For cord-cutters, the television makers at the Consumer Electronics Show gave us a lot of complex sorta-solutions to what is (on paper) and easy-to-solve problem. If these companies want to reinvent the television, they should start with reinventing cable. But, since the industry has made it clear that will not happen, CES has shown us the techie version of a solution, which looks like all we've got for now. Much of the stuff doesn't exactly deliver. But, it represents the immediate future of TV, as far as a cord-cutter (or, more likely a cord-never) is concerned.
Taking the Box Out of Cable
The Theory Behind the Trend: This version of cord-cutting is more of an illusion than a solution. Taking the term "cut the cord" a bit too literally, tech companies have invented new ways to get cable without the set-top box. If we can't see where the cable comes from, we might forgot about all that money we pay for all those channels we don't want.
What's New This Year: Electronics makers have released variations on this idea before. But at this year's CES we saw smaller box replacements that could do more than ever.
- Intel's Magic Chip: Coming soon to a television near you: the cable chip. Working with Comcast, Intel will put chips in televisions
- Roku's Streaming Stick: This stick, which plugs into the back of a compatible television, debuted at last year's CES. But this year it made the leap to cable, announcing a deal with Time Warner. In addition to all the other apps, like Netflix and Blockbuster on Demand, now those who subscribe to that cable company get all those channels live streaming, too.
- Asus's Qube Cube and Netgear's NeoTV PRIME Box: And here we have the Google versions. These are not exactly a replacement for the Google-made Nexus Q, the very bizarre orb it released last year to the confusion of many a tech nerd. But they run on Google software, As for content, it connects up to cable and all the Google Play.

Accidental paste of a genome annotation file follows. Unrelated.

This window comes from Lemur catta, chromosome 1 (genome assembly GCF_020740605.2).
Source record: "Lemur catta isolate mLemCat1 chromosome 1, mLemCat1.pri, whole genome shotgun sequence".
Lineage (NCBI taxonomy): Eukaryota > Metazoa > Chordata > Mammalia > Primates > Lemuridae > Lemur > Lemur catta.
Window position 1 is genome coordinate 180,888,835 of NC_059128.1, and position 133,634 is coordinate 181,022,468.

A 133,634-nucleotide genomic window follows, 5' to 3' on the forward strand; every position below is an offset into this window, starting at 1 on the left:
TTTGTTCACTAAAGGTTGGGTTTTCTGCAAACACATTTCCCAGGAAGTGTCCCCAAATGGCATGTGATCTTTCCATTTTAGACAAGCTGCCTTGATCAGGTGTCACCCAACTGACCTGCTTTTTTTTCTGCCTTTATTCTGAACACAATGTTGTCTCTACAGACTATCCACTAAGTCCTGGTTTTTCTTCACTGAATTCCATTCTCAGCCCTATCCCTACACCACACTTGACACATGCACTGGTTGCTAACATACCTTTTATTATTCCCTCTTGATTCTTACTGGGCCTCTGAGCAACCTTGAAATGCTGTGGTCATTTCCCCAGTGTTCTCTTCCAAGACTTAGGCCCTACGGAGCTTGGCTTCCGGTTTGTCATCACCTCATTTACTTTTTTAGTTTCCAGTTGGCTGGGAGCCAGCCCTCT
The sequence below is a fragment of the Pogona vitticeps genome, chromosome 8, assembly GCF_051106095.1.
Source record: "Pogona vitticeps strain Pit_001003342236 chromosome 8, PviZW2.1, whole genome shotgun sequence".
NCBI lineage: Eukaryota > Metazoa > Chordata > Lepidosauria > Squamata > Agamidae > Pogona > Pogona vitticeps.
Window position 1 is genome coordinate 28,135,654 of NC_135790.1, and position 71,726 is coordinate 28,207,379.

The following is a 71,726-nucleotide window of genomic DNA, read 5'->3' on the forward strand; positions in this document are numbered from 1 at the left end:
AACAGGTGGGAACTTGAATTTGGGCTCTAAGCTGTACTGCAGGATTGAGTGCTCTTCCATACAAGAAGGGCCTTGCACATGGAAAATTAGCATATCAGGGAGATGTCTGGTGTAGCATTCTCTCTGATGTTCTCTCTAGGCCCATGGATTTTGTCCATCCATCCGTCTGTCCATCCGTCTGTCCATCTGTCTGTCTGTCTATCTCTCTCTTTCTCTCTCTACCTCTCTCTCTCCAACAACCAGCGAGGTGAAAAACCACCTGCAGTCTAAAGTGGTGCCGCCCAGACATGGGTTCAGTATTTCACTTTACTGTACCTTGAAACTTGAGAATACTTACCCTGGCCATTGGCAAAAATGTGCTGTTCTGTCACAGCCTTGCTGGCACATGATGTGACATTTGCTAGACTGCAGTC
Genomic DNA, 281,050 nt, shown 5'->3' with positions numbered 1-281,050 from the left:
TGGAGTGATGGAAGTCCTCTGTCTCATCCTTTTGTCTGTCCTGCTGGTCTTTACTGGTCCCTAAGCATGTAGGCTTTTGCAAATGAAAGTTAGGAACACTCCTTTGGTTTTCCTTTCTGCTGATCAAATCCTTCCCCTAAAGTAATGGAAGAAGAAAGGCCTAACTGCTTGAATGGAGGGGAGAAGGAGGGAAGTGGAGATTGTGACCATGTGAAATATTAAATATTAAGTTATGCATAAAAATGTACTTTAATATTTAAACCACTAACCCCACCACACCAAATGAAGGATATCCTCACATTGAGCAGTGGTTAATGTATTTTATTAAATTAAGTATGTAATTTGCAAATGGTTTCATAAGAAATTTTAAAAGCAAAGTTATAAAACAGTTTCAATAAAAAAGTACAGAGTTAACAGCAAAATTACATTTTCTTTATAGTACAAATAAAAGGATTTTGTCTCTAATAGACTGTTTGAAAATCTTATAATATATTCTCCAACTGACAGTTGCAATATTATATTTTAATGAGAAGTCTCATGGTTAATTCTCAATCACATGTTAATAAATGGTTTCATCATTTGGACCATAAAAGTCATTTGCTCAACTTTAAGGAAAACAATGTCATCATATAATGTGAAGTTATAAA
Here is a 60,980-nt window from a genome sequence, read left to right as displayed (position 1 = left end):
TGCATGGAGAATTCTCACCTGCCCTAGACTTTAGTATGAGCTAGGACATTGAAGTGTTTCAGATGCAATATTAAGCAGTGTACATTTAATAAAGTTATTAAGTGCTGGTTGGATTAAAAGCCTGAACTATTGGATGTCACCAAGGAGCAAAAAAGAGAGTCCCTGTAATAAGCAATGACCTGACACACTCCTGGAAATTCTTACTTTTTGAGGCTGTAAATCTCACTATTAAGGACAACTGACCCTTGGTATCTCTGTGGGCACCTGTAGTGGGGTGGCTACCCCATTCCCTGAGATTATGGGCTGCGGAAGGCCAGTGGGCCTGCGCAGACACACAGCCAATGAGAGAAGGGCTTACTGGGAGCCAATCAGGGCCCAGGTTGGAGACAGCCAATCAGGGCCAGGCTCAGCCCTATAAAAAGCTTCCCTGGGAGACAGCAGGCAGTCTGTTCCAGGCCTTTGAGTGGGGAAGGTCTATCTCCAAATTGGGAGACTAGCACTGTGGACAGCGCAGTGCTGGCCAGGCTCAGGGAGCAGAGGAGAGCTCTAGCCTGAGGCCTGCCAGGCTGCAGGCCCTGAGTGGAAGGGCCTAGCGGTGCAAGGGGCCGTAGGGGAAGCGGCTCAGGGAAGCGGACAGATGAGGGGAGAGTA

Why These Are Great: Nobody likes clutter. But, also, they make the switch between streaming and cable a lot easier. Say, before the Girls premier you want a marathon Season 1 refresher: these make it easy to do that without moving from the couch.
Why They Aren't: These either require a cable subscription, or only offer content available on certain apps. You may not be able to see it, but the cord is still there.
The End of the Remote
The Theory Behind The Trend: Frustrated with flipping through channels, unable to find anything to watch? Blame the remote, not all the channels you pay for with nothing to watch.
What's New This Year: The end of the clicker means the beginning of other ways to discover the hidden gems
- Samsung, LG, and Panasonic's Swipe-y Menu: No more TV guide lists for you. The home screen now presents a personalized menu of all the things to watch. It also includes on demand selections from apps you pay for, like Hulu+ and Netflix.
- Sony's Remote You Talk To: Say hello to... your remote. Sony did it. We have the supposed revolutionary— at least according to Steve Jobs — voice-controlled remote.
- Opera's App Store: Another interface from another Internet company.
Why These Are Great: The channel changer has not changed much since its development in 1950. It's about time and some of these things will make finding the good stuff in that boob-tube a lot easier.
Why They Aren't: Just another way to find the same stuff, right?
The Theory Behind the Trend: Cable might prove more useful if it didn't just come out of one box connected to one TV. And then maybe we wouldn't mind paying all that money?
What's New This Year: Small efforts to put the content you already pay for on other devices.
- Dish's Hopper With Sling: Dish will now offer a built in SlingBox, which allows people to watch home television from anywhere, with its DVR.
- Samsung's Smart TV: The TV does a lot of the other things explained above, but it also will stream content to and from other Samsung devices.
Why These Are Great: More is more.
Why They Aren't: Very intense ties to cable.
Ultra High-Def Screens
The Theory Behind the Trend: Right now most content is not optimized for these super high-def 4K televisions. Maybe in the rush to create 4K-compatible television, streaming sites, like Netflix and Hulu, will create awesome original content to win over these viewers, suggests The Verge's Nathan Ingraham.
What's New This Year: 4K televisions everywhere.
Why These Are Great: The screens make stuff look very pretty.
Why They Aren't: Ingraham's theory sounds a little far-fetched.
As aspiring cord-cutters can see, the gadgets may come in different shapes, but what they do, or rather don't do, has not change. Most of this stuff helps people watch things on the Internet with more ease. It does not, however, change the state of selecting cable
This article is from the archive of our partner The Wire.
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